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How to ethically consume porn

Timaree answers your questions about sex, love and relationships

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Sex advice shouldn’t be syndicated. We wanted a local feel to ours so we’ve enlisted the sound advice of resident sex professor Timaree Schmit. Have a question about your love life that needs answers? Email her at asktimaree@philadelphiaweekly.com. | Image: Redlite photos

So, you’re an adult human with sexual attraction to others and it brings you pleasure to watch other adults get naked and/or engage in sexual activity.

Congratulations, you are very much in a majority. But you’re also a conscious consumer, someone who wants to support creators and not contribute to larger social problems or capitalist exploitation. Great, let’s talk about how to do that. 

First thing’s first: is it ethical to consume porn?

Pornography is as ethical as any other form of entertainment. There’s nothing inherently degrading about watching adults give each other sexual pleasure, and certainly it’s not more exploitative than watching an action film that required actors to do dangerous fight scenes or a rom-com that perpetuates unhealthy ideas of love.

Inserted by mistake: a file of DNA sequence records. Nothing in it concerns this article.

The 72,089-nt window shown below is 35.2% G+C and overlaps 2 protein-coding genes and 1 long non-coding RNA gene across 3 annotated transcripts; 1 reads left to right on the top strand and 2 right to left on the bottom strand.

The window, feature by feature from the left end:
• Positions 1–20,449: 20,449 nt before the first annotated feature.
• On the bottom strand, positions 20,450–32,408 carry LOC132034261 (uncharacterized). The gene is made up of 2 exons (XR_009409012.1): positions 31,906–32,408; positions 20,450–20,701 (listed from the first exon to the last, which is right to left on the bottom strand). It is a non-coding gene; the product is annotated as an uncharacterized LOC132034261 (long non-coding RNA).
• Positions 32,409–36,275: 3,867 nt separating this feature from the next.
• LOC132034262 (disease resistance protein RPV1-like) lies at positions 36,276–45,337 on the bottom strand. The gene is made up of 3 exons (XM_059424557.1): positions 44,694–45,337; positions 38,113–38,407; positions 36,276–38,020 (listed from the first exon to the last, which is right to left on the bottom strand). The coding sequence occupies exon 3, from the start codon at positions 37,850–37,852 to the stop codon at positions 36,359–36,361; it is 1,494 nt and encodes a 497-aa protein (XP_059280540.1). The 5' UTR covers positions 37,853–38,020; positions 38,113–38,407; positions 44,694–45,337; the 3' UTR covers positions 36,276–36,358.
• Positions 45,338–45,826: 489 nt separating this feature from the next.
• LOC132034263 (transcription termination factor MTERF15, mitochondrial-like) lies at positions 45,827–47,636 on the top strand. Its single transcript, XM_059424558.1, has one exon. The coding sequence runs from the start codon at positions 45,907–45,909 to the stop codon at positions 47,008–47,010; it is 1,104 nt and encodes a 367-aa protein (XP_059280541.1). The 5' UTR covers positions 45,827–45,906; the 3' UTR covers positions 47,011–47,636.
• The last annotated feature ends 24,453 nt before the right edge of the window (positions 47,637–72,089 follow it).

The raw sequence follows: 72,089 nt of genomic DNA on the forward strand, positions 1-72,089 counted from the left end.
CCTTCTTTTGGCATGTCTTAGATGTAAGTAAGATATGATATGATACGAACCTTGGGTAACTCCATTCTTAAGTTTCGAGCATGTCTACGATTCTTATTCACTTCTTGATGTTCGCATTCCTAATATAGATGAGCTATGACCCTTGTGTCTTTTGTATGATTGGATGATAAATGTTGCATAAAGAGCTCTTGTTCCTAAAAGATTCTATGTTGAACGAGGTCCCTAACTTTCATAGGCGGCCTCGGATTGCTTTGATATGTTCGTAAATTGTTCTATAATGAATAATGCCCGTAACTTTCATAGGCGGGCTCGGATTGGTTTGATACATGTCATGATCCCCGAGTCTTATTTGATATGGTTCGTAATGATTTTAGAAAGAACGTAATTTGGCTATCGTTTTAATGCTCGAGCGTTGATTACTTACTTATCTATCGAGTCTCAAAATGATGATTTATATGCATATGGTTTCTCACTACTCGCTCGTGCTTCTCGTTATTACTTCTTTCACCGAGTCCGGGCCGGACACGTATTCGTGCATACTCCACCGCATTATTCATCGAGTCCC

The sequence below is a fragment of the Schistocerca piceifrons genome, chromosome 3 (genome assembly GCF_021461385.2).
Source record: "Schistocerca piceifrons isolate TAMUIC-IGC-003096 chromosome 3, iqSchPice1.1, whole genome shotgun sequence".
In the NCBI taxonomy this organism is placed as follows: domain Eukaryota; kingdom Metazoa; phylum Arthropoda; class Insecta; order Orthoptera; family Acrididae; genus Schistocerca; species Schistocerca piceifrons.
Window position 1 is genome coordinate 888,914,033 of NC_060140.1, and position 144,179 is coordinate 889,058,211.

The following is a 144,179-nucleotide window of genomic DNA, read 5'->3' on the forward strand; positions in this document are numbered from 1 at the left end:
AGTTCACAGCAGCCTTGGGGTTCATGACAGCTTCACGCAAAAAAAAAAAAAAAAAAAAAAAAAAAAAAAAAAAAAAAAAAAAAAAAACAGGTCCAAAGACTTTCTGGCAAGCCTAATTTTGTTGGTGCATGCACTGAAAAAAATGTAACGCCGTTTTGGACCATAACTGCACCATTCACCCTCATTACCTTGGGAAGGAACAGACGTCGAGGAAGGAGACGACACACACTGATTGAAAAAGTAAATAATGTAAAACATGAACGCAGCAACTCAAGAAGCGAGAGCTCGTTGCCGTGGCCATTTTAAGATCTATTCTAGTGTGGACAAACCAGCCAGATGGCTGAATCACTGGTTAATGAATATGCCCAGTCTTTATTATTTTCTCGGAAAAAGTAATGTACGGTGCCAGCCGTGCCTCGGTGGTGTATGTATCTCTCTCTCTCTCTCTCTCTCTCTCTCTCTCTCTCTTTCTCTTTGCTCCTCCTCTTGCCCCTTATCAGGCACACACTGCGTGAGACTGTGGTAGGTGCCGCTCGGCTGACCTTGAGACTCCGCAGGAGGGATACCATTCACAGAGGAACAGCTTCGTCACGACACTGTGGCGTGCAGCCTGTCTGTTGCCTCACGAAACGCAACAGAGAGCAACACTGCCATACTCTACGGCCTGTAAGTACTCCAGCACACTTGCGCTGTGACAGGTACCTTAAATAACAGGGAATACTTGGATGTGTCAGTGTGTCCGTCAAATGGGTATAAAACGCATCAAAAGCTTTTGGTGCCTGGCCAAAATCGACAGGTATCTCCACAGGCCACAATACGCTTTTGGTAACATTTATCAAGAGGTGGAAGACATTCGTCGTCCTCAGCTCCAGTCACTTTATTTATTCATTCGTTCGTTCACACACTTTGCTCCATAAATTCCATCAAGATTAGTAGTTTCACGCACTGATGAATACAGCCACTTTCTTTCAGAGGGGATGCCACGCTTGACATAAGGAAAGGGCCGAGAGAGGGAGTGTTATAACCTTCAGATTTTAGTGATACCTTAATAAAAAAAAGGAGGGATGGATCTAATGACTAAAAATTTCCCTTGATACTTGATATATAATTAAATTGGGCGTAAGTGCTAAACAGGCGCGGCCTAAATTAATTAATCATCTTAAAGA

Research has consistently found that viewing porn does not increase violence, and regular viewers are actually more likely to hold egalitarian gender views. Some people like to blame porn consumption for misogyny, but it’s actually the other way around: Our media reflect our real world power imbalances back to us. 

“Sure, you can get really obsessed with porn and spend too much time with it. Same with food, Twitter or Candy Crush.”

What about the ways that porn impacts our expectations of bodies? There are concerns that porn perpetuates unrealistic expectations: Gigantic boobs and dicks, hairless labia, and endless erections. Maybe – but certainly no more than magazines, TV or movies. In reality, there’s greater bodily diversity within porn than most media, reflecting the huge variation within human bodies and genitals. Professor Alan McKee says “pornography shows young people a wider range of genitalia than they might see in other ways.” 

Speaking of young people: Kids should not be accessing porn – it’s illegal, for one – but they do. The average age of first interaction with adult content is still around 14, same as it was before the internet. How they interpret the content is what matters. When there is no comprehensive sexuality education to contextualize the images, children (and adults!) may get inaccurate and even harmful ideas about sex. But if they have media literacy training and understand that porn is entertainment – like “Fast & the Furious” or the “Saw” movies, then they won’t confuse it for a documentary.

Finally, porn isn’t a health issue and porn addiction isn’t a thing. Sure, you can get really obsessed with porn and spend too much time with it. Same with food, Twitter or Candy Crush. But relying on the dopamine hits from a thing you really like isn’t the same thing as an actual addiction – a physical reliance where withdrawal means horrifically painful symptoms. 

How to be an ethical consumer